2 articles Tag online safety

The Internet Boogyman – Putting Online Predators Into Perspective

Recently I read the book Protecting Your Children on the Internet: A Road Map for Parents and Teachers by Gregory S. Smith. My department head gave it to me to borrow so that those that are in my office would have a shared knowledge of a specific view of internet safety issues.

For those that are less technology savvy, the book provides an outline to most major technologies and how they work. It outlines strategies for ensuring students are safe online and it has a graphic section of examples of children that were not being safe online. Some parts of the book are interesting to read. I think the outline is great for parents and teachers to read so they can quickly get up to speed with current technologies students are using. I also think some of the procedures that Mr. Smith outline to stay safe, like setting up accounts for each one of your children on your computer, setting clear guidelines for internet use, keeping track of your child’s accounts, etc. are good points. I also like some of the statistics that he outlines in his book.

On the other hand, I find his view very conservative and scare mongering at times. I totally disagree with installing key logging software and steal spy software on home computers to keep track of what your children are doing on their computer as completely over the top and uncalled for. He also outlines many times how easy it predators as well as how dangerous it can be by making the smallest of mistakes.

Scare mongering tactics likes this insight media to focus on the negative aspects of the internet, social media and a range of other online services. I think this has a very negative effect because for those that are not educated in the area, it arouses a lot of fear and emotions. When in actual fact, it’s not like that at all. But my problem always was that, I could never find any facts or figures that were unbiased and not drenched in fear or hype. Until I read an article in The Daily Best named The Myth Of Online Predators by Lenore Skenazy. Now I finally have the fodder I needed when discussing these issues. The amazing article breaks down the stigma, emotion and fear of online stalkers and gives us some statistics and facts surrounding online predators (I love statistics!). My favourite is:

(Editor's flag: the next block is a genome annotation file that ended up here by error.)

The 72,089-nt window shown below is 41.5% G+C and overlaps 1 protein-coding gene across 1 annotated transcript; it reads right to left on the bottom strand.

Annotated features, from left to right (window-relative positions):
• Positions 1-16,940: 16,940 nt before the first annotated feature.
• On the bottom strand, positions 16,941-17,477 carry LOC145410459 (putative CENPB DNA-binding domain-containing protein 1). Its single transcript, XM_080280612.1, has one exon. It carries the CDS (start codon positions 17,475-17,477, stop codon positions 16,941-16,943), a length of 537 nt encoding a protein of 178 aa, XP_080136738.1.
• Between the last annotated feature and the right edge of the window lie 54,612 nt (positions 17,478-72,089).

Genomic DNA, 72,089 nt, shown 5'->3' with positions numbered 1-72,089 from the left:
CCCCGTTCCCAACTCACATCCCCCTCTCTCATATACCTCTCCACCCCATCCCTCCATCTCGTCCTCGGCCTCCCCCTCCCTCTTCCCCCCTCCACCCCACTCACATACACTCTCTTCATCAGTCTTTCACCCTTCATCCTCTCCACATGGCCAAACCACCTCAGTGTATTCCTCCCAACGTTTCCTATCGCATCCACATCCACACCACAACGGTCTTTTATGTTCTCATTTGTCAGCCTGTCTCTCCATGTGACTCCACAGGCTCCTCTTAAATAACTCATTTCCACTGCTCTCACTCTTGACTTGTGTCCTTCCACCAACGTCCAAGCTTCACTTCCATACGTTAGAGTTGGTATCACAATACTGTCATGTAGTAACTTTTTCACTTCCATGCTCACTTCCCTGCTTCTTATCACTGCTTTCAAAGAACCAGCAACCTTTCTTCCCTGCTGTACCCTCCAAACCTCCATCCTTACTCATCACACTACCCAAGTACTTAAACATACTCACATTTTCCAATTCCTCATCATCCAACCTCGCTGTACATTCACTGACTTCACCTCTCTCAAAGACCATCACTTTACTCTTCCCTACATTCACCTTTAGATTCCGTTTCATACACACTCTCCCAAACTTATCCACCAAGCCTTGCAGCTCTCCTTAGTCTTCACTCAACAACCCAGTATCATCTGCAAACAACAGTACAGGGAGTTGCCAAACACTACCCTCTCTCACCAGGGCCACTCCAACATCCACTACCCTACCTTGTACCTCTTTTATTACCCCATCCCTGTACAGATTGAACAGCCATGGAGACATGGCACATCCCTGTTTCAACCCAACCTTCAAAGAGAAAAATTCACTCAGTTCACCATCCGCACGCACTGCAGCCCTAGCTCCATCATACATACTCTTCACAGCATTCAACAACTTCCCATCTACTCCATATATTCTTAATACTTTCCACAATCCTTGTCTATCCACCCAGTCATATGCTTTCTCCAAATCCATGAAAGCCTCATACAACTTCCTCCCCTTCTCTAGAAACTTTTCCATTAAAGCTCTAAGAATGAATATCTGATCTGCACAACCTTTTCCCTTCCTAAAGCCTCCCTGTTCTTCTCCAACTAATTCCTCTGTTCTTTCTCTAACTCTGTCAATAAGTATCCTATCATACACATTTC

“Millions of people under age 18 joined the
online world, and 107 more creeps were
arrested for soliciting them.”


Another fact was that internet usage amongst juveniles rose 20% in the five year period of one of the studies she mentioned, while the number of arrests of predators soliciting actual youth went up by 21%. That means there was roughly a 1% rise in arrested predators soliciting youth, when compared to the number of juveniles online.

Another mental picture bought up in the article was the idea of predators trolling through social media websites looking for children would have about as much luck as flicking through the phone book and asking children on a date. I think it’s interesting when you make a comparison like that because it puts it into context for someone that is not a digital native.

I think these notions help put some of the scare mongering tactics into perspective. Of course, I’m not saying that the internet should be open slather for children, obviously there are still many dangers associate with internet use by children and juveniles. It’s like the ocean, if you respect it, know your limits and don’t do anything silly, it can be an amazing experience.